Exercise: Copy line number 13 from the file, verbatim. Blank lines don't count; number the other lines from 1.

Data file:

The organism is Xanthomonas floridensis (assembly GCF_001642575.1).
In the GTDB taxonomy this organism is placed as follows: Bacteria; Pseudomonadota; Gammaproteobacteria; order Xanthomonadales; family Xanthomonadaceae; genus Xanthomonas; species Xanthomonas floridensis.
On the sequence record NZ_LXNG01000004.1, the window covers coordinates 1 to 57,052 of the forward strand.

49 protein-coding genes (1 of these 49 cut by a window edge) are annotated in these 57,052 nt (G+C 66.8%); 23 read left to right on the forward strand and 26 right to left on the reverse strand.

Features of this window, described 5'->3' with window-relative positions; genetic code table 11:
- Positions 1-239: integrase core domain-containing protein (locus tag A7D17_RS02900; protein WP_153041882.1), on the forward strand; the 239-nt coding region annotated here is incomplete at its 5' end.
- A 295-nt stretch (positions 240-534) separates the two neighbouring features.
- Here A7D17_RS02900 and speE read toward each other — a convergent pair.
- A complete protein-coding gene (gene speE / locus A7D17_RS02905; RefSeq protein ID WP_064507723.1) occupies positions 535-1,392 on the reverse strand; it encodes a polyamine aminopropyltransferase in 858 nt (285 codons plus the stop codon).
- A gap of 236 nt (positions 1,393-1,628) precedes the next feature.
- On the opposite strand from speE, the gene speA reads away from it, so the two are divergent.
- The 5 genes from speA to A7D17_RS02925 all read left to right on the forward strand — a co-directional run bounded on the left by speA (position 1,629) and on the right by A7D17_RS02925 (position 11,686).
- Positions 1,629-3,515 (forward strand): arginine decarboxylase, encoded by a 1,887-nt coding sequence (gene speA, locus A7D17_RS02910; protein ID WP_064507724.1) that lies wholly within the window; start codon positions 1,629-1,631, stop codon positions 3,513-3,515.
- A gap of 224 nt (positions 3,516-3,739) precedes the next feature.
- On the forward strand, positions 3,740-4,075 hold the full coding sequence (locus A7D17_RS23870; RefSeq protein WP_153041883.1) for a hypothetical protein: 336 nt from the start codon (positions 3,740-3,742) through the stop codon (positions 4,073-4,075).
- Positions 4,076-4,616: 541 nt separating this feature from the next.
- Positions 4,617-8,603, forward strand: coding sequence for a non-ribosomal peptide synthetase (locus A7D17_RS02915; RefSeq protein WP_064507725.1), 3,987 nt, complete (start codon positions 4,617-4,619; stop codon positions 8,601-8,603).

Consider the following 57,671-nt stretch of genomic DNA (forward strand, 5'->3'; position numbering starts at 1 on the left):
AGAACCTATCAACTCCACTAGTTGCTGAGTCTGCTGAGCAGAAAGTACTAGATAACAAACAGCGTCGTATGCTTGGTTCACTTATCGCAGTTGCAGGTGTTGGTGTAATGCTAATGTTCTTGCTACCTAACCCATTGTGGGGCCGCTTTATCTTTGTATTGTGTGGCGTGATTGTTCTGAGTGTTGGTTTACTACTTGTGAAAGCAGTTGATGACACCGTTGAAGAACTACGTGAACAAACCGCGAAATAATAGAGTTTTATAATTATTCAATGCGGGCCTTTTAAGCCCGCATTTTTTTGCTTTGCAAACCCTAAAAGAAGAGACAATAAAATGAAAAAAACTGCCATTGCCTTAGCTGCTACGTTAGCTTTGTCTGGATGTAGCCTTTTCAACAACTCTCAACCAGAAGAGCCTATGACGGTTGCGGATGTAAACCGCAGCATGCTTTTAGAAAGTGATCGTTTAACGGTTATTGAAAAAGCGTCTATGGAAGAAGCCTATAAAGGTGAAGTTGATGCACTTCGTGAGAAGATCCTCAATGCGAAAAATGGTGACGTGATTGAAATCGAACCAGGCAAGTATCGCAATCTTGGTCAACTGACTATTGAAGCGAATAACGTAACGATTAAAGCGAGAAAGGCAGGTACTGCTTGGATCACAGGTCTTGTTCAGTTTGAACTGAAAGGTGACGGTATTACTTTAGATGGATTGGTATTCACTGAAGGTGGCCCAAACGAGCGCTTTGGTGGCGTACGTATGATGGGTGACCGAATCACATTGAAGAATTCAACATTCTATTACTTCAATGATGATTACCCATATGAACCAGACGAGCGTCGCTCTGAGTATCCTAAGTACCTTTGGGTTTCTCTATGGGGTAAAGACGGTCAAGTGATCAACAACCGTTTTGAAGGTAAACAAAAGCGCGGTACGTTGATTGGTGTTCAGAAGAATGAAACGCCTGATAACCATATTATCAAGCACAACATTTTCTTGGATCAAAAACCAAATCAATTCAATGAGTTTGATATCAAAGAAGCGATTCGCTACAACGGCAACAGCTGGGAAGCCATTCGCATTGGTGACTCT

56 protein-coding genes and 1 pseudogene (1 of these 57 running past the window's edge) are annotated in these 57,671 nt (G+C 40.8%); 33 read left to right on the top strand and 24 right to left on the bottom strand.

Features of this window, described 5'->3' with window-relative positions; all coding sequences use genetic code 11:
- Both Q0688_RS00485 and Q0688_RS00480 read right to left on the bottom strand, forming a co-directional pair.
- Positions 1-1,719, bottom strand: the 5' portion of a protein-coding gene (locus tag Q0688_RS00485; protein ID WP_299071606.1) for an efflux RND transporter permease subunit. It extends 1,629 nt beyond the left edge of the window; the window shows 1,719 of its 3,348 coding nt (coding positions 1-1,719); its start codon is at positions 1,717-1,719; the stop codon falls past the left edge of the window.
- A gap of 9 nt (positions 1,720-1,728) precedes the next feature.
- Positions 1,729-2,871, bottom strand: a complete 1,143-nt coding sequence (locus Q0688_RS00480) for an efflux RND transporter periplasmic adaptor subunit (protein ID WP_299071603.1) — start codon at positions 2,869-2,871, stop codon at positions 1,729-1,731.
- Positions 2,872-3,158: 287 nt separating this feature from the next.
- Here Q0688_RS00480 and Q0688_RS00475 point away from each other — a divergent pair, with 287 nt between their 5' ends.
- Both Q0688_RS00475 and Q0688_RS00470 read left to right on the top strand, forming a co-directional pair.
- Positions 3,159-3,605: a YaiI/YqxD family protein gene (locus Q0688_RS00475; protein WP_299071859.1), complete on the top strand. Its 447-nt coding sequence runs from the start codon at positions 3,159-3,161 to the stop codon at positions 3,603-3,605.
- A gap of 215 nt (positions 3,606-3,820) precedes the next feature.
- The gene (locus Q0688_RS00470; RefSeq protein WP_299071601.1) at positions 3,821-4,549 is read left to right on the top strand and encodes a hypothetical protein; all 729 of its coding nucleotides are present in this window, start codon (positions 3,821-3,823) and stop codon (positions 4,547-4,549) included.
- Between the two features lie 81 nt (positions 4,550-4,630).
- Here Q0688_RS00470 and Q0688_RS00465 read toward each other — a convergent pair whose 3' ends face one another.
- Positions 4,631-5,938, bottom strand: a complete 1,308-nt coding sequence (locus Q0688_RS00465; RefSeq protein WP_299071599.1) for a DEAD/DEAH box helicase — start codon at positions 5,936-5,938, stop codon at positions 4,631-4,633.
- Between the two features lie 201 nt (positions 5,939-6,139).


- Positions 1,629-3,515 (forward strand): arginine decarboxylase, encoded by a 1,887-nt coding sequence (gene speA, locus A7D17_RS02910; protein ID WP_064507724.1) that lies wholly within the window; start codon positions 1,629-1,631, stop codon positions 3,513-3,515.